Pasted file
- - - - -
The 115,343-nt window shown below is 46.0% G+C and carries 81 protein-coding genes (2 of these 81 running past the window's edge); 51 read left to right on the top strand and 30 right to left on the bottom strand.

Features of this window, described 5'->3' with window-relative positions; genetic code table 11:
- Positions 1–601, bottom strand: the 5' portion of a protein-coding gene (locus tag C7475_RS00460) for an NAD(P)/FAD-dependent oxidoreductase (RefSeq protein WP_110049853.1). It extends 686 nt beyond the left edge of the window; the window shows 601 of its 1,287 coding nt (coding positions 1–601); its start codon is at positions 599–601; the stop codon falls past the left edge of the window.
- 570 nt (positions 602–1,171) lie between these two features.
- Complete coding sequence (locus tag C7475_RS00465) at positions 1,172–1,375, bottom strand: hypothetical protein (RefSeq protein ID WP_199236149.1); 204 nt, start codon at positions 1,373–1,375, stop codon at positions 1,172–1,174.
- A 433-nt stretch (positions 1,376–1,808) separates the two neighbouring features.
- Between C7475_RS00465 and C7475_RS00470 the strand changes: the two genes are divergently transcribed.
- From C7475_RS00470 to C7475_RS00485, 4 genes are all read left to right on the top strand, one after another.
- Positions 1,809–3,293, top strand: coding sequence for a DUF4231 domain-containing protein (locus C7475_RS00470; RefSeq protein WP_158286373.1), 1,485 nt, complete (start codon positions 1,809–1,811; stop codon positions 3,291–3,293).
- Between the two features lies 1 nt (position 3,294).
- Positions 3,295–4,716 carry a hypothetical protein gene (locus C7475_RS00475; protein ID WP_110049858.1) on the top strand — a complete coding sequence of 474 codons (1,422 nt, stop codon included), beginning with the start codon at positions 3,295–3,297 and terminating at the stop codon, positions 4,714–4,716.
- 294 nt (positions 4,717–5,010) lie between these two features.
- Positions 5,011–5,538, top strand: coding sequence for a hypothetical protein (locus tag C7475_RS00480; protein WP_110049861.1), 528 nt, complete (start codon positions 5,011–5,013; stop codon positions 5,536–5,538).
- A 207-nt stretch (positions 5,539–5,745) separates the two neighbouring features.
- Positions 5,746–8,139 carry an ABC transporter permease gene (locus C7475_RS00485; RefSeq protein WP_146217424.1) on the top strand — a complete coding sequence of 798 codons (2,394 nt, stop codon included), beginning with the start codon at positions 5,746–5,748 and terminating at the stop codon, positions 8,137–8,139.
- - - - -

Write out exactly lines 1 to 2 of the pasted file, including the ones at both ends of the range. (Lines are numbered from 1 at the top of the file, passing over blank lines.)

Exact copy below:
The 115,343-nt window shown below is 46.0% G+C and carries 81 protein-coding genes (2 of these 81 running past the window's edge); 51 read left to right on the top strand and 30 right to left on the bottom strand.

Features of this window, described 5'->3' with window-relative positions; genetic code table 11: